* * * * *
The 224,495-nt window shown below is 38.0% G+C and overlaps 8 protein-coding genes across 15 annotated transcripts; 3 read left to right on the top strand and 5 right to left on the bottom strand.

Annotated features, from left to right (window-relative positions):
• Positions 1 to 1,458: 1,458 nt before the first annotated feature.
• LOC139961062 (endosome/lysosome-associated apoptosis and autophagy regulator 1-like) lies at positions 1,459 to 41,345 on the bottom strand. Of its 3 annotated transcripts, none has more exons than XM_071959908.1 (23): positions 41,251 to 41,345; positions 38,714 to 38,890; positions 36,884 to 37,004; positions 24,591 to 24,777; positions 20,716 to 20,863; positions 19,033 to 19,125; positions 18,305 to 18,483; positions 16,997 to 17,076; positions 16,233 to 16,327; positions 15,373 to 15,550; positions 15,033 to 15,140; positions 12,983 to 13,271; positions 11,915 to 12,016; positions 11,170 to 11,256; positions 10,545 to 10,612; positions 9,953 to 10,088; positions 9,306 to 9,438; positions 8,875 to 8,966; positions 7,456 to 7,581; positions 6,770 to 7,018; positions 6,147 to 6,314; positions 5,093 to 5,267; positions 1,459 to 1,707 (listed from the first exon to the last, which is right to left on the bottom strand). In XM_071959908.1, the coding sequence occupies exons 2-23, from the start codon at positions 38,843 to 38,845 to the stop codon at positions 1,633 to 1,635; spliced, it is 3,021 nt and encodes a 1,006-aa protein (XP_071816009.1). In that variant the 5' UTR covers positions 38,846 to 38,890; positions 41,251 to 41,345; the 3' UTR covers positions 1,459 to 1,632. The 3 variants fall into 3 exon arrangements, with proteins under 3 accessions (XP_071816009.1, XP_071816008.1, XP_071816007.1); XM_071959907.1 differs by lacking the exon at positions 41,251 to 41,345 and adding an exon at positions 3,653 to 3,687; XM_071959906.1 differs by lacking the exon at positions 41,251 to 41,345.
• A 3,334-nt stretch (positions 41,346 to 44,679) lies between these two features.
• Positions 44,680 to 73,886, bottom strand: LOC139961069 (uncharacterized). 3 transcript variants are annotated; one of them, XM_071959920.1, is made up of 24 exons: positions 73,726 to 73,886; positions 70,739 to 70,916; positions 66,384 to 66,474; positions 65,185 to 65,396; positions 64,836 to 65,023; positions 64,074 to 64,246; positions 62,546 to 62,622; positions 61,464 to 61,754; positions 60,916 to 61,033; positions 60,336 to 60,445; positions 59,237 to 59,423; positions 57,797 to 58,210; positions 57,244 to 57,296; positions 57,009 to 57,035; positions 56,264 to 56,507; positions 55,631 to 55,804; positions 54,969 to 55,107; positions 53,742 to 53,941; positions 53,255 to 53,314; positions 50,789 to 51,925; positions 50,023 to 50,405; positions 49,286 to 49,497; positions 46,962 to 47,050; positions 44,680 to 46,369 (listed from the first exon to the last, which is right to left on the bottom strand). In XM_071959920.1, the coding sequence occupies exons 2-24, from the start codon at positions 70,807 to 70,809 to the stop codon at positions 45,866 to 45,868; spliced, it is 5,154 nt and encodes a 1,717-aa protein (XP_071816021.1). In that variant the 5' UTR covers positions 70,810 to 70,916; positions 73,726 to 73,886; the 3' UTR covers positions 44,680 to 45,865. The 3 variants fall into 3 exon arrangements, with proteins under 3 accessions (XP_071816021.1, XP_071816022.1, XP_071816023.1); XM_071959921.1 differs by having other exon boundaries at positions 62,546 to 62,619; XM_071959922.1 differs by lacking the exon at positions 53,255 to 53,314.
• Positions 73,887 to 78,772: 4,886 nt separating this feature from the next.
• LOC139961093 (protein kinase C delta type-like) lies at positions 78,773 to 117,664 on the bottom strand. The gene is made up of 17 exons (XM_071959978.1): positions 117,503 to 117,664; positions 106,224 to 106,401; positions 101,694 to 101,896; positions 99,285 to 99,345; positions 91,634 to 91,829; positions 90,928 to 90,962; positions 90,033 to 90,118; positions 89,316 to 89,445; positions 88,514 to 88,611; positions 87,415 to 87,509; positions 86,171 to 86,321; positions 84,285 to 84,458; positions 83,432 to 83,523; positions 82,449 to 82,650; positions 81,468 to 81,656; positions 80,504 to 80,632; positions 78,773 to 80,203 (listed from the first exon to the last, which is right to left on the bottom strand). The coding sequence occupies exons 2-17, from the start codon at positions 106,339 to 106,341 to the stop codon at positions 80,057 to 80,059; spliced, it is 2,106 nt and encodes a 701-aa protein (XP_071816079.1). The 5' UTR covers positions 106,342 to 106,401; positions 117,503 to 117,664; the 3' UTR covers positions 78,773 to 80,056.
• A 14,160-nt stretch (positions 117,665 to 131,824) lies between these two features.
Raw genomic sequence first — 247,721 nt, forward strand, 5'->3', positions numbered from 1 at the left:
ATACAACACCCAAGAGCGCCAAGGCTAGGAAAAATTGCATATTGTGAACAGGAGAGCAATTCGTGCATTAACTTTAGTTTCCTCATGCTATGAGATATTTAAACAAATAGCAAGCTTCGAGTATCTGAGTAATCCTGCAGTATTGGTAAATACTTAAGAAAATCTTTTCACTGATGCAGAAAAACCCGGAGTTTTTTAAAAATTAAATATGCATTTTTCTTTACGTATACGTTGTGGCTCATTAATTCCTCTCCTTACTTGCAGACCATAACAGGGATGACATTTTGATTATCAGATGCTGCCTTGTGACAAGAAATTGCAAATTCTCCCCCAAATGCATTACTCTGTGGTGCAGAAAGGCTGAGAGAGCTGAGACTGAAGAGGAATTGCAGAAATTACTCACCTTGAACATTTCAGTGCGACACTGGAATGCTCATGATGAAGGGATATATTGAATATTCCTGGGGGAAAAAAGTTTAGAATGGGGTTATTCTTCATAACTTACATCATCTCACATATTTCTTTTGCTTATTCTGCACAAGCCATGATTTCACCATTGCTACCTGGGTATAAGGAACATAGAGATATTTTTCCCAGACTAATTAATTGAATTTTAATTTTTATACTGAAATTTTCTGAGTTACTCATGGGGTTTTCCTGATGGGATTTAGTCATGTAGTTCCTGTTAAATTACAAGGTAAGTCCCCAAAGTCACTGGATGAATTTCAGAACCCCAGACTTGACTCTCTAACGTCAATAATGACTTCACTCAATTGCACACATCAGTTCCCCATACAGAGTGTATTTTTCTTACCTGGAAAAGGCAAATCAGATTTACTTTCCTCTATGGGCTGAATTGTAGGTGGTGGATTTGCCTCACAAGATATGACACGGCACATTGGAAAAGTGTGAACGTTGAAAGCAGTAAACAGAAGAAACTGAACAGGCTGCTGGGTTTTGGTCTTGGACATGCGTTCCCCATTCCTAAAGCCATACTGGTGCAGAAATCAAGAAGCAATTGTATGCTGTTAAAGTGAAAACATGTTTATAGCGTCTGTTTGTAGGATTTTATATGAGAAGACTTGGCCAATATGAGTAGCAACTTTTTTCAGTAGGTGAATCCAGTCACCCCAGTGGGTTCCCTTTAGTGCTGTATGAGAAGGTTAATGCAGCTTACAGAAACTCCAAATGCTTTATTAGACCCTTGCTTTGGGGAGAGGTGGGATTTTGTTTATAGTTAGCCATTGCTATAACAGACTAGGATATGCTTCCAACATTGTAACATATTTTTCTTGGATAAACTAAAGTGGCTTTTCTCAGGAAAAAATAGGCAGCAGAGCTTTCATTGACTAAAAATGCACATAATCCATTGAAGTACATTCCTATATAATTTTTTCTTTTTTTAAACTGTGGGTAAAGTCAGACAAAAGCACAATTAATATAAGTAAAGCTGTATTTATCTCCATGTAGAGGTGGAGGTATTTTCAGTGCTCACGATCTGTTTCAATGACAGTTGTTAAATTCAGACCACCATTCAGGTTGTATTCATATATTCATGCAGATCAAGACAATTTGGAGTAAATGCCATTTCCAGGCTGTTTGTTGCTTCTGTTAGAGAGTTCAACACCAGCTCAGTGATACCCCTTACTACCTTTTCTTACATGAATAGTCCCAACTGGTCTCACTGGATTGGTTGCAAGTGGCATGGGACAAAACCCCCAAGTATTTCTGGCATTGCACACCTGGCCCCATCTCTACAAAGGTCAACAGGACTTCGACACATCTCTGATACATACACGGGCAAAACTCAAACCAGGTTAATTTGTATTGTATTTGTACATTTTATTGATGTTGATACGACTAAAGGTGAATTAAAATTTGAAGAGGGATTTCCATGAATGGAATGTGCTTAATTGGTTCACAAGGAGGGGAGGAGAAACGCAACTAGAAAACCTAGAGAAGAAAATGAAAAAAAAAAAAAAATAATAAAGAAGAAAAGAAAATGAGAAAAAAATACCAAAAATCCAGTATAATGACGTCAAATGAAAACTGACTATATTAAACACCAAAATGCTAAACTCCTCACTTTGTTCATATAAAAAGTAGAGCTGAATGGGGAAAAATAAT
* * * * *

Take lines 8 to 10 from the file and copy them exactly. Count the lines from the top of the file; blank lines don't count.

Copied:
• LOC139961093 (protein kinase C delta type-like) lies at positions 78,773 to 117,664 on the bottom strand. The gene is made up of 17 exons (XM_071959978.1): positions 117,503 to 117,664; positions 106,224 to 106,401; positions 101,694 to 101,896; positions 99,285 to 99,345; positions 91,634 to 91,829; positions 90,928 to 90,962; positions 90,033 to 90,118; positions 89,316 to 89,445; positions 88,514 to 88,611; positions 87,415 to 87,509; positions 86,171 to 86,321; positions 84,285 to 84,458; positions 83,432 to 83,523; positions 82,449 to 82,650; positions 81,468 to 81,656; positions 80,504 to 80,632; positions 78,773 to 80,203 (listed from the first exon to the last, which is right to left on the bottom strand). The coding sequence occupies exons 2-17, from the start codon at positions 106,339 to 106,341 to the stop codon at positions 80,057 to 80,059; spliced, it is 2,106 nt and encodes a 701-aa protein (XP_071816079.1). The 5' UTR covers positions 106,342 to 106,401; positions 117,503 to 117,664; the 3' UTR covers positions 78,773 to 80,056.
• A 14,160-nt stretch (positions 117,665 to 131,824) lies between these two features.
Raw genomic sequence first — 247,721 nt, forward strand, 5'->3', positions numbered from 1 at the left: